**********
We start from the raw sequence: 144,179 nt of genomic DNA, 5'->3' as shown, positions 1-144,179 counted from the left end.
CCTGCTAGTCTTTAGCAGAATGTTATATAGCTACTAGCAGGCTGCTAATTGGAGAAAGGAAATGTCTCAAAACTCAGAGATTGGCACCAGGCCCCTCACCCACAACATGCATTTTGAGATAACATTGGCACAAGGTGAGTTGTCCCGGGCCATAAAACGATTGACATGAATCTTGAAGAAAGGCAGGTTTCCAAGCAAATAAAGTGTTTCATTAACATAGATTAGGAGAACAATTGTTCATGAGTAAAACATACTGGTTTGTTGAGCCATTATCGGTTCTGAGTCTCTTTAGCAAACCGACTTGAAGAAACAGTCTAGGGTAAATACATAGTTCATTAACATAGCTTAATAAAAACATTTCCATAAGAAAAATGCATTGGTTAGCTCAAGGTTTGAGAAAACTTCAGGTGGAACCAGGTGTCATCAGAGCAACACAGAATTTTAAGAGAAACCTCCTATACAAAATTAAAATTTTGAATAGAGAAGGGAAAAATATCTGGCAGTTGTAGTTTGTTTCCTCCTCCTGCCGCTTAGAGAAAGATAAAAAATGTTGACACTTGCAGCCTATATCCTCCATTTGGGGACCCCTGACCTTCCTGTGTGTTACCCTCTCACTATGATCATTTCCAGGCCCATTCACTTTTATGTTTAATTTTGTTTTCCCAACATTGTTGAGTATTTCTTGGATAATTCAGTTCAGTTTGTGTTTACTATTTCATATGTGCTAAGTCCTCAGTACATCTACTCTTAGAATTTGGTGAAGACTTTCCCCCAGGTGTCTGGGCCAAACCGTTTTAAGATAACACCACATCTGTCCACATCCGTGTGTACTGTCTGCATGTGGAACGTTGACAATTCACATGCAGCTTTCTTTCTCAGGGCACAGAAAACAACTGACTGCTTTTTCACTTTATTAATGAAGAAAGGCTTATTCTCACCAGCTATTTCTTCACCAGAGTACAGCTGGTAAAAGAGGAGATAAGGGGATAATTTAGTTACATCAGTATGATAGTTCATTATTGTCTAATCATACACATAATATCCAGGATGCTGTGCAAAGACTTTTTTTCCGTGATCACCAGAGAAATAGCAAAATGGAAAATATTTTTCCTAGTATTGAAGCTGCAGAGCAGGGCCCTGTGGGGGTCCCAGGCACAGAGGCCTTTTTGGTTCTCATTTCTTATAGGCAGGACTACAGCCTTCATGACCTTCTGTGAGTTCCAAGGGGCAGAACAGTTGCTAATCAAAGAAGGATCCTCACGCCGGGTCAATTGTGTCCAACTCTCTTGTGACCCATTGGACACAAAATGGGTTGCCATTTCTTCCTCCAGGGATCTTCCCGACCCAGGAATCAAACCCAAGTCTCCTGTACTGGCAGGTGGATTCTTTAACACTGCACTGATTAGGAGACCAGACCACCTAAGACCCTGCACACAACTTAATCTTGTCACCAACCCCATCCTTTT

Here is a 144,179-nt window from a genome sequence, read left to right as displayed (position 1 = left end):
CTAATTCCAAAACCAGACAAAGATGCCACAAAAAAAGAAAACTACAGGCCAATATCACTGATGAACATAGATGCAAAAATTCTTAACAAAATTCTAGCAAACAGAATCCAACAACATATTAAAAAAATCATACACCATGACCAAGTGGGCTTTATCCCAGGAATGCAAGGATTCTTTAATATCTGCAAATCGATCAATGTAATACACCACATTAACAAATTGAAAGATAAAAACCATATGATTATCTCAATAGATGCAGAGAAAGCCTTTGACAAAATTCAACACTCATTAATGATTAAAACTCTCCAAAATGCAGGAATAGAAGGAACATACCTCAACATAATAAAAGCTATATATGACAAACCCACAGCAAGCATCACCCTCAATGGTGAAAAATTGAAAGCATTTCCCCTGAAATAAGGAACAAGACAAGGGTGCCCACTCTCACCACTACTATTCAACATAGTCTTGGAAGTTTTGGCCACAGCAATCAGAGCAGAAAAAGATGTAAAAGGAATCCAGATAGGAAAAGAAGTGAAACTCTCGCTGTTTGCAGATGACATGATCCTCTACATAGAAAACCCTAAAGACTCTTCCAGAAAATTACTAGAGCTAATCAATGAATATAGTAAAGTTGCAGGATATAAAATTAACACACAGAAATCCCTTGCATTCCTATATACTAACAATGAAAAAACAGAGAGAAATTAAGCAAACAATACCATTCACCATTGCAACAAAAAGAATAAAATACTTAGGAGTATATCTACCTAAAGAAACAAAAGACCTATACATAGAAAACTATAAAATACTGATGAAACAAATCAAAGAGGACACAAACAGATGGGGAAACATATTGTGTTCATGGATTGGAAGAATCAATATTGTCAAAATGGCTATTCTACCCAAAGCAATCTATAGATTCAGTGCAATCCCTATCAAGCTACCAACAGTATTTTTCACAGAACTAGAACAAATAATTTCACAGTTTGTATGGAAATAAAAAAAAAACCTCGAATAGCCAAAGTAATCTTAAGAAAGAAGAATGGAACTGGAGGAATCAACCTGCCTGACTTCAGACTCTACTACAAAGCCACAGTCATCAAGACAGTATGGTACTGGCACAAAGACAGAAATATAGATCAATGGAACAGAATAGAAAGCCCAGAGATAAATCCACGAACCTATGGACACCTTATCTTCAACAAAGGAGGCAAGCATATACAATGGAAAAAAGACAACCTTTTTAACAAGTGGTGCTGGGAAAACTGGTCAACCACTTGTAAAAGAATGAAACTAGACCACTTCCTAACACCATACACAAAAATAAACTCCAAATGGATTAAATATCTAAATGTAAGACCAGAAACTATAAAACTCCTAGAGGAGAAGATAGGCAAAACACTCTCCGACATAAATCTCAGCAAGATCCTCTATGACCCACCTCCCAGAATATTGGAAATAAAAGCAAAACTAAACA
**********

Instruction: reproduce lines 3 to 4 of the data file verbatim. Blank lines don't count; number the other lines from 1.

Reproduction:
Here is a 144,179-nt window from a genome sequence, read left to right as displayed (position 1 = left end):
CTAATTCCAAAACCAGACAAAGATGCCACAAAAAAAGAAAACTACAGGCCAATATCACTGATGAACATAGATGCAAAAATTCTTAACAAAATTCTAGCAAACAGAATCCAACAACATATTAAAAAAATCATACACCATGACCAAGTGGGCTTTATCCCAGGAATGCAAGGATTCTTTAATATCTGCAAATCGATCAATGTAATACACCACATTAACAAATTGAAAGATAAAAACCATATGATTATCTCAATAGATGCAGAGAAAGCCTTTGACAAAATTCAACACTCATTAATGATTAAAACTCTCCAAAATGCAGGAATAGAAGGAACATACCTCAACATAATAAAAGCTATATATGACAAACCCACAGCAAGCATCACCCTCAATGGTGAAAAATTGAAAGCATTTCCCCTGAAATAAGGAACAAGACAAGGGTGCCCACTCTCACCACTACTATTCAACATAGTCTTGGAAGTTTTGGCCACAGCAATCAGAGCAGAAAAAGATGTAAAAGGAATCCAGATAGGAAAAGAAGTGAAACTCTCGCTGTTTGCAGATGACATGATCCTCTACATAGAAAACCCTAAAGACTCTTCCAGAAAATTACTAGAGCTAATCAATGAATATAGTAAAGTTGCAGGATATAAAATTAACACACAGAAATCCCTTGCATTCCTATATACTAACAATGAAAAAACAGAGAGAAATTAAGCAAACAATACCATTCACCATTGCAACAAAAAGAATAAAATACTTAGGAGTATATCTACCTAAAGAAACAAAAGACCTATACATAGAAAACTATAAAATACTGATGAAACAAATCAAAGAGGACACAAACAGATGGGGAAACATATTGTGTTCATGGATTGGAAGAATCAATATTGTCAAAATGGCTATTCTACCCAAAGCAATCTATAGATTCAGTGCAATCCCTATCAAGCTACCAACAGTATTTTTCACAGAACTAGAACAAATAATTTCACAGTTTGTATGGAAATAAAAAAAAAACCTCGAATAGCCAAAGTAATCTTAAGAAAGAAGAATGGAACTGGAGGAATCAACCTGCCTGACTTCAGACTCTACTACAAAGCCACAGTCATCAAGACAGTATGGTACTGGCACAAAGACAGAAATATAGATCAATGGAACAGAATAGAAAGCCCAGAGATAAATCCACGAACCTATGGACACCTTATCTTCAACAAAGGAGGCAAGCATATACAATGGAAAAAAGACAACCTTTTTAACAAGTGGTGCTGGGAAAACTGGTCAACCACTTGTAAAAGAATGAAACTAGACCACTTCCTAACACCATACACAAAAATAAACTCCAAATGGATTAAATATCTAAATGTAAGACCAGAAACTATAAAACTCCTAGAGGAGAAGATAGGCAAAACACTCTCCGACATAAATCTCAGCAAGATCCTCTATGACCCACCTCCCAGAATATTGGAAATAAAAGCAAAACTAAACA